An international group of scientists, with lead researchers in Penn’s School of Veterinary Medicine and School of Medicine, has shown the unique ability of a protein subunit called IL-27p28 to bind with a key cell receptor (gp130), effectively preventing it from transmitting signals necessary for triggering an immune response. Regulating the production of the molecule could lead to new, targeted interventions for cancer, asthma, lupus, multiple sclerosis, arthritis and other diseases.
“Lots of pharmaceutical companies are focused on possible targets upstream or downstream of this key receptor,” said Christopher Hunter, professor and chair of pathobiology in Penn Vet. “Here, we’ve discovered a natural molecule that limits signaling through that receptor. There’s already genetic data out there saying this protein is important in human medicine. We agree with that, but maybe it works a different way than we thought before. Then, having this information means that this natural molecule provides a new way to manage different types of inflammatory diseases.”
Cytokines are important molecules that can promote or limit inflammation and are key contributors to the development of cancer and autoimmune diseases such as lupus, asthma, arthritis, multiple sclerosis, inflammatory bowel disease and Crohn’s disease. Previous research has sought to better understand how cytokines like IL-27 interact with their receptor complexes to develop new approaches for managing inflammation.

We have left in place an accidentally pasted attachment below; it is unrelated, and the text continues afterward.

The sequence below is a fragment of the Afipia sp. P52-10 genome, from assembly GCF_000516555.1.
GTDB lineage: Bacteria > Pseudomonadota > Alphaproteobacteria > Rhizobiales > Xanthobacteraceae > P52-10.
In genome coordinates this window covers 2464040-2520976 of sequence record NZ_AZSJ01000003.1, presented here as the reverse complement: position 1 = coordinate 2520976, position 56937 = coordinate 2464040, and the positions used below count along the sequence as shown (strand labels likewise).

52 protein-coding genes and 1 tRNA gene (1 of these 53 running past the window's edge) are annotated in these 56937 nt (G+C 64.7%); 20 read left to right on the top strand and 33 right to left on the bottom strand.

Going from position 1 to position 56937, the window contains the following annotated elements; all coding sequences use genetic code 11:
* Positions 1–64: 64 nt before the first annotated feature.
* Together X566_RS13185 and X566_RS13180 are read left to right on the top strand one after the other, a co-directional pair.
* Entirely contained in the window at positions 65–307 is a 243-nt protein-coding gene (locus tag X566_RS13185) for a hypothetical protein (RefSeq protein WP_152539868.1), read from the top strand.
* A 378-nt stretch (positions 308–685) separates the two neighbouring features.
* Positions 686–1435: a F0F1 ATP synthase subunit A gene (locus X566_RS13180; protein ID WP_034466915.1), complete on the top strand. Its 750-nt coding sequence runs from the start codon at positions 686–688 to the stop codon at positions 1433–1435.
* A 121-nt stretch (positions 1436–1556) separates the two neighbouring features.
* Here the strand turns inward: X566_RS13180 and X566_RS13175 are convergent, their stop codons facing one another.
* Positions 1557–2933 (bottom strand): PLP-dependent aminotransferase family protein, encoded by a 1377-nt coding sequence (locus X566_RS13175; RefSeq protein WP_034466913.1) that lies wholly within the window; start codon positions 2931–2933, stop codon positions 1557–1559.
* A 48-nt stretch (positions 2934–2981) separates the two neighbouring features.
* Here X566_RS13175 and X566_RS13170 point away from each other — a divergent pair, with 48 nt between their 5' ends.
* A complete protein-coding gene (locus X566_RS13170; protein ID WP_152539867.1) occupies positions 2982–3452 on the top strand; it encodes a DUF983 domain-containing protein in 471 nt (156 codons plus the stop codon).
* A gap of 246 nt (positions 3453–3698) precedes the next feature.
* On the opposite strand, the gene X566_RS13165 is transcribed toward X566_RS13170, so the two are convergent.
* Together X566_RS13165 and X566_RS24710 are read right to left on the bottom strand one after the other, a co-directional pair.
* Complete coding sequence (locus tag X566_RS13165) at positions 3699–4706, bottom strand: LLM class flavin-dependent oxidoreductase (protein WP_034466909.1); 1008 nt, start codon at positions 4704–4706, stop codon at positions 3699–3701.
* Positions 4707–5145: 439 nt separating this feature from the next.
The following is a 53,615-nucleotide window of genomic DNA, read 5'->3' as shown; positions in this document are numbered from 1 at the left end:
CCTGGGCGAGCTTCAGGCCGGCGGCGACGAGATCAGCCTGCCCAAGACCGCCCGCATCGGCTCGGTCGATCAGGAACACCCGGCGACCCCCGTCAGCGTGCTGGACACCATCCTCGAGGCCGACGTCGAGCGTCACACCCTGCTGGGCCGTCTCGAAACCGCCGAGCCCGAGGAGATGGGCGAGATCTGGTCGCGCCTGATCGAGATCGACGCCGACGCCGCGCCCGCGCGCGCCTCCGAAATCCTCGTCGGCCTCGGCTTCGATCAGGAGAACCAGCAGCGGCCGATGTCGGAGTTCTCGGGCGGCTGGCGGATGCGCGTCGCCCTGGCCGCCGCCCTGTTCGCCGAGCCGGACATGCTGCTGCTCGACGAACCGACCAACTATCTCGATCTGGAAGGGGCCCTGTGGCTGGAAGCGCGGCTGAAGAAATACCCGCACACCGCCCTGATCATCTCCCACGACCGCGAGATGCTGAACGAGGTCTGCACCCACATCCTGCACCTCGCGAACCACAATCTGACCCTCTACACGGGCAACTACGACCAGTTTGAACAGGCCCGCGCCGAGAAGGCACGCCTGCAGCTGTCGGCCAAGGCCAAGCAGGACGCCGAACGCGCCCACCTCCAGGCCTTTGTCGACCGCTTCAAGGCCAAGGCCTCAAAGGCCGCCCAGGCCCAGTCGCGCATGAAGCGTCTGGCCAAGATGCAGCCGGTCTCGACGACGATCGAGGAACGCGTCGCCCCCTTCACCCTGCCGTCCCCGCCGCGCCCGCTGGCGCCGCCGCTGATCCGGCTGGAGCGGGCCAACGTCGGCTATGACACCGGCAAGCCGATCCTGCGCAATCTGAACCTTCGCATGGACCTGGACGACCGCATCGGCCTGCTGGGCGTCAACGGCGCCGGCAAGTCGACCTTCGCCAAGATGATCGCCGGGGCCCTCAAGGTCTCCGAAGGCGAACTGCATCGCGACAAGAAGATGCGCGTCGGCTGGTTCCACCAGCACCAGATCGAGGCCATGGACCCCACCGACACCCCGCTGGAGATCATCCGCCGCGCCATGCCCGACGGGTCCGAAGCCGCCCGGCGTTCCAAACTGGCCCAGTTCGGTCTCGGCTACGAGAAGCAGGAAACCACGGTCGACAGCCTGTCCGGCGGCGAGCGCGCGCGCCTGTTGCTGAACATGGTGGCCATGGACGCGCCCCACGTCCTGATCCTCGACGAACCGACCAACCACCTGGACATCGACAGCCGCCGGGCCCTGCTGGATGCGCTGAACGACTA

The Penn findings were surprising to the researchers because they showed that, alone. the p28 component of IL-27 was able to inhibit a receptor used by many immune cells, and the findings suggest that it may be useful therapeutically. These findings highlight the combinatorial biology of this family of cytokines and raise questions about whether other subunits in this family have other unappreciated biological activities. Additional studies are needed to address the potential targets of IL-27p28 and whether IL-27p28 can be used as a therapeutic agent for the treatment of inflammatory conditions and malignancies that work through the gp130 receptor.
The findings appear in this week’s Nature Immunology.
The work was supported by the National Institutes of Health; Penn’s Abramson Cancer Center and Center for Digestive Diseases; the Commonwealth of Pennsylvania; and the Cluster of Excellence ‘Inflammation at Interfaces’ of the Deutsche Forchungsgemeinschaft.
Other Penn co-authors are Jason S. Stumhofer, Elia D. Tait, William J. Quinn III, Radhika Goenka, Aisling C. O’Hara and Michael P. Cancro. Additional support came from collaborators at Zymogenetics, Centocor, Amgen and Merck Research Laboratories as well as the University of Kiel and Cardiff University.